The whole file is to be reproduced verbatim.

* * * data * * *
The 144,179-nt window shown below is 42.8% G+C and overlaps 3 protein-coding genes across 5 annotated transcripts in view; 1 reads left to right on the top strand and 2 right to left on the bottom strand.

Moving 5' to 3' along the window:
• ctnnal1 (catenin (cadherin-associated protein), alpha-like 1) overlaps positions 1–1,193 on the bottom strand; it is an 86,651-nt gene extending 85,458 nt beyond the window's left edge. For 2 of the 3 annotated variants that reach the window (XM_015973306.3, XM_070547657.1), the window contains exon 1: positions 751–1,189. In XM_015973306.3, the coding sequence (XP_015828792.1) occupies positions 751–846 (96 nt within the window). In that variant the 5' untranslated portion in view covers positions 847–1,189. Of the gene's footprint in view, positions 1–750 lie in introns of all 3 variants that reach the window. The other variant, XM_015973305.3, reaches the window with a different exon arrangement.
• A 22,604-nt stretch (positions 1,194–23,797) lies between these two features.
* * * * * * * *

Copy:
The 144,179-nt window shown below is 42.8% G+C and overlaps 3 protein-coding genes across 5 annotated transcripts in view; 1 reads left to right on the top strand and 2 right to left on the bottom strand.

Moving 5' to 3' along the window:
• ctnnal1 (catenin (cadherin-associated protein), alpha-like 1) overlaps positions 1–1,193 on the bottom strand; it is an 86,651-nt gene extending 85,458 nt beyond the window's left edge. For 2 of the 3 annotated variants that reach the window (XM_015973306.3, XM_070547657.1), the window contains exon 1: positions 751–1,189. In XM_015973306.3, the coding sequence (XP_015828792.1) occupies positions 751–846 (96 nt within the window). In that variant the 5' untranslated portion in view covers positions 847–1,189. Of the gene's footprint in view, positions 1–750 lie in introns of all 3 variants that reach the window. The other variant, XM_015973305.3, reaches the window with a different exon arrangement.
• A 22,604-nt stretch (positions 1,194–23,797) lies between these two features.